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No winter storm could stop 'The Man Who Would Be King'

UB Theatre and Dance performs at the Center for the Arts despite multiple cancelations

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After three delays due to the egregious winter storm, the students of UB’s Musical Theatre program proved the show must go on by performing “The Man Who Would Be King” Saturday.

The play was adapted from the Rudyard Kipling novella of the same name. The story follows two British former soldiers and best friends in 1888 British India, who become engrossed in the pursuit for ancient gold hidden in the Hindu Kush Mountains.

Audience members removed their scarves, hats and coats to watch the stunning show in the intimate setting of the Center for the Arts’ Black Box Theatre.

“The Man Who Would Be King” opened with the song “Britannia’s Will.” The male ensemble, complimented with a rustic red backdrop, up-tempo piano and mesmerizing lighting, set the tone for the period musical with their retro outfits of the 19th century.

Peachy and Daniel were introduced to the audience after being kicked out of the army. Peachy provided comic relief to Daniel’s cocky, yet lovable, demeanor; the dichotomy of their friendship took the play to new heights.

Karen Rosen, a Buffalo native, was one of the audience members enthralled with the charismatic performances.

“The actors were so talented, the play was done very well and showed a lot of hard work,” Rosen said. “I enjoyed the energy and the comedic elements of the show.”

“In the Serai” changed the scene of the play to a vibrant marketplace. The play captured the essence of a busy market with the chaos of people’s side conversations and salesmen plotting to rip people off bustling in the background.

The scene was enhanced with up-tempo drums and piano and the actors interacting with the audience, which made viewers feel as if they were also bartering in the marketplace of the Serai.

When arriving in the remote village, Peachy and Daniel put on a disguise to fit in with the villagers.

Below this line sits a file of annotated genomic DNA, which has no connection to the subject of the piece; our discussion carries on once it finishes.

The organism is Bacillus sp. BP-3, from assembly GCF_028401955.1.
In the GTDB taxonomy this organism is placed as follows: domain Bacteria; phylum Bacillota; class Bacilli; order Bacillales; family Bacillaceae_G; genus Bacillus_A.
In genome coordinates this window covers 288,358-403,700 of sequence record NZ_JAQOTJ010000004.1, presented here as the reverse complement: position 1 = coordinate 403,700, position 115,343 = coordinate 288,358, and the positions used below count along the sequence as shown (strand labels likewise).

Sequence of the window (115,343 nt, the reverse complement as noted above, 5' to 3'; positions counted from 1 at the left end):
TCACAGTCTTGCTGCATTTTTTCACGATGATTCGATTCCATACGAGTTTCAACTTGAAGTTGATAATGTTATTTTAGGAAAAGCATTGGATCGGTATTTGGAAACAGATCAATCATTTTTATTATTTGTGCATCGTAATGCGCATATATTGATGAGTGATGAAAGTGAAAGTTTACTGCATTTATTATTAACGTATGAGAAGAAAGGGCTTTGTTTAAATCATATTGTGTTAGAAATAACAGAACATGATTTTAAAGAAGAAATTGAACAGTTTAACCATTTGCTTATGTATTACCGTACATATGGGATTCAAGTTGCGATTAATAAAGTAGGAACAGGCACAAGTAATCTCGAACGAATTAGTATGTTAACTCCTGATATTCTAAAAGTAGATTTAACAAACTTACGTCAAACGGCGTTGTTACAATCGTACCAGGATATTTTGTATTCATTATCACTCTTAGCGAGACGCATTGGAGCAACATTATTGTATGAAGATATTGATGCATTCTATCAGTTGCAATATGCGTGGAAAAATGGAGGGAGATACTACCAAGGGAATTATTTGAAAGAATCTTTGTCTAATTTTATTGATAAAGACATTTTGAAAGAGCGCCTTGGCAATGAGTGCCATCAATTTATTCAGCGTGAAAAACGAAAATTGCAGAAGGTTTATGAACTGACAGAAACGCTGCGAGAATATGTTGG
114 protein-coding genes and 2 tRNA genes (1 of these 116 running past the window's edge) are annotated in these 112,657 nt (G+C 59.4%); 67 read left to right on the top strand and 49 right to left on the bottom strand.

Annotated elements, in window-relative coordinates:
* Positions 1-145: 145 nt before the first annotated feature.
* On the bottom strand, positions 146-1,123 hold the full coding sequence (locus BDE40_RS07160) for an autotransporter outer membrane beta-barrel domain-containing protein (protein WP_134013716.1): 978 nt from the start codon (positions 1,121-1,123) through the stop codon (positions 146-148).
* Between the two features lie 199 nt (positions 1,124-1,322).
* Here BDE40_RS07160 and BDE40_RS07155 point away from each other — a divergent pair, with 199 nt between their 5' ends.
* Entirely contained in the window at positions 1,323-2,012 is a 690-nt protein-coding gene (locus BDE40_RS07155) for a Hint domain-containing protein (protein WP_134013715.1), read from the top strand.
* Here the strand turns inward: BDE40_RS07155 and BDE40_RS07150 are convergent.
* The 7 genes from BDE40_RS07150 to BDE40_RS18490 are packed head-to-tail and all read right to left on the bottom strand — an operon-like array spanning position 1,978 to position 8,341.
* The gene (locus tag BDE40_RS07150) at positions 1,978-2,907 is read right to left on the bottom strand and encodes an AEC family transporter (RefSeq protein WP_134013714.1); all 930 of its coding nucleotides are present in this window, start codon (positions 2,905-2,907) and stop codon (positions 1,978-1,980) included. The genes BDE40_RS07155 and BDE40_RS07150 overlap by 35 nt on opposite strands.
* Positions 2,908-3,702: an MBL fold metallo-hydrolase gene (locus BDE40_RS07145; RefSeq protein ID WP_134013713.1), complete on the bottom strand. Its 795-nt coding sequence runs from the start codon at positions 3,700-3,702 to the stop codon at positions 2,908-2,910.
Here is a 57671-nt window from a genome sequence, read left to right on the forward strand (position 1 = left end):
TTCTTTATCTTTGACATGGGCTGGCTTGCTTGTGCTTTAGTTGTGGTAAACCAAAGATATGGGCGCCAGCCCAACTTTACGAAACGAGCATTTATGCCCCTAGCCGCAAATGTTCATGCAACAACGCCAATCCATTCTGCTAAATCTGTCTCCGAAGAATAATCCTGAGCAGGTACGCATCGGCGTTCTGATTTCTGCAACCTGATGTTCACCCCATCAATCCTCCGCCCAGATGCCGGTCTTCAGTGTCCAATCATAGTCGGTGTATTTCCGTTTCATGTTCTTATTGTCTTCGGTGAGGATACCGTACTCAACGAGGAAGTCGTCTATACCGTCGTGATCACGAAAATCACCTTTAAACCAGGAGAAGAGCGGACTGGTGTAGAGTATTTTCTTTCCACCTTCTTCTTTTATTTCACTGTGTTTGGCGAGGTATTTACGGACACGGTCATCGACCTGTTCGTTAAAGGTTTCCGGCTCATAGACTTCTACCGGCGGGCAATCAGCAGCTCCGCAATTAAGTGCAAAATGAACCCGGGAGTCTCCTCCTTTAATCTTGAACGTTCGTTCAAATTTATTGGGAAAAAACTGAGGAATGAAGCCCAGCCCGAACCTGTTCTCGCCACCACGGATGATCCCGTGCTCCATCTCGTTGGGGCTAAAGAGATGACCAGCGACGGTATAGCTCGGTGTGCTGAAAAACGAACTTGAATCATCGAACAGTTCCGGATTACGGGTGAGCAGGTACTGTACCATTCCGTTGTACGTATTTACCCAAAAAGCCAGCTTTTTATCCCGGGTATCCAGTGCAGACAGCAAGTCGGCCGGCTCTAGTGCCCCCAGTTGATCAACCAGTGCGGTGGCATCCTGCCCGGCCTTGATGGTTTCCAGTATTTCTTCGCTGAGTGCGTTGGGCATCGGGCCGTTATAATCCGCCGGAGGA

Daniel is eventually struck by an arrow, which hits a medallion and deceives villagers into believing he is the god, Sikander, because he didn’t bleed.

The two were showered in gold, leaving Daniel wanting to stay in the mountains pretending to be Sikander. This annoyed Peachy and foreshadowed a future break in the friends’ relationship.

UB’s Director of the Music Theatre program and the music director of “The Man Who Would Be King,” Nathan Matthews, explained the importance of telling a story in theater.

“Musical theater is America’s own great art form,” Matthews said. “It weaves the arts together with singing, dancing, acting, lighting, musicians, sound, scenery and costumes.”

After a brief 10-minute intermission, another memorable performance enthralled the audience. “Dance of Ambiguity” gave the play vivacity. The actors danced, sang and waved different colored flags.

The scene depicts Peachy falling in love with Roxane, the future queen Daniel wanted to marry.

While Daniel was treated as a religious Messiah, Peachy was teaching the warriors to be proper soldiers, delivering a captivating performance to the song, “Drill.”

The warriors did as they wished, which irritated Peachy, who asked the warriors to show him how they prepare for battle.

Peachy’s comedic performance and the warriors’ lack of knowledge about guns and warfare kept the audience laughing and engaged.

The warriors astounded the audience with a fast-paced step routine enhanced with their robust shouting and chanting.

As her wedding ceremony to Daniel was steadily approaching, Roxanne plotted to prove Daniel was a mortal.

“The Wedding” was the final scene and ended in tragedy. During the wedding, Roxanne slashed Daniel’s face and revealed his mortality. The villagers became enraged, capturing Daniel and forcing him to cross a rope bridge. He walks across the bridge when they cut the ropes; he accepts his fate and falls to his death.

Peachy left the mountains in a depressed state. He tells the story of his friendship’s demise and the love he lost to a journalist, during the “Epilogue.”

As the play came to a close, the audience roared with applause. When each actor and actress came to the center of the stage for a bow they were met with cheers and whistles of approval. The audience gave them a standing ovation.

Jared Wilson, a Buffalo high school senior, was one of those applauding.

“I’m not usually a fan of tragedies, but the play was so good it really changed my mind,” Wilson said.

“The Man Who Would Be King” dived into how the path to greed can destroy a person as well as their friendships. The play was enchanting and vigorous with raw acting and singing ability. The audience’s applause spoke volumes to how great of a show the actors put on – they truly weathered the storm.

email: arts@ubspectrum.com


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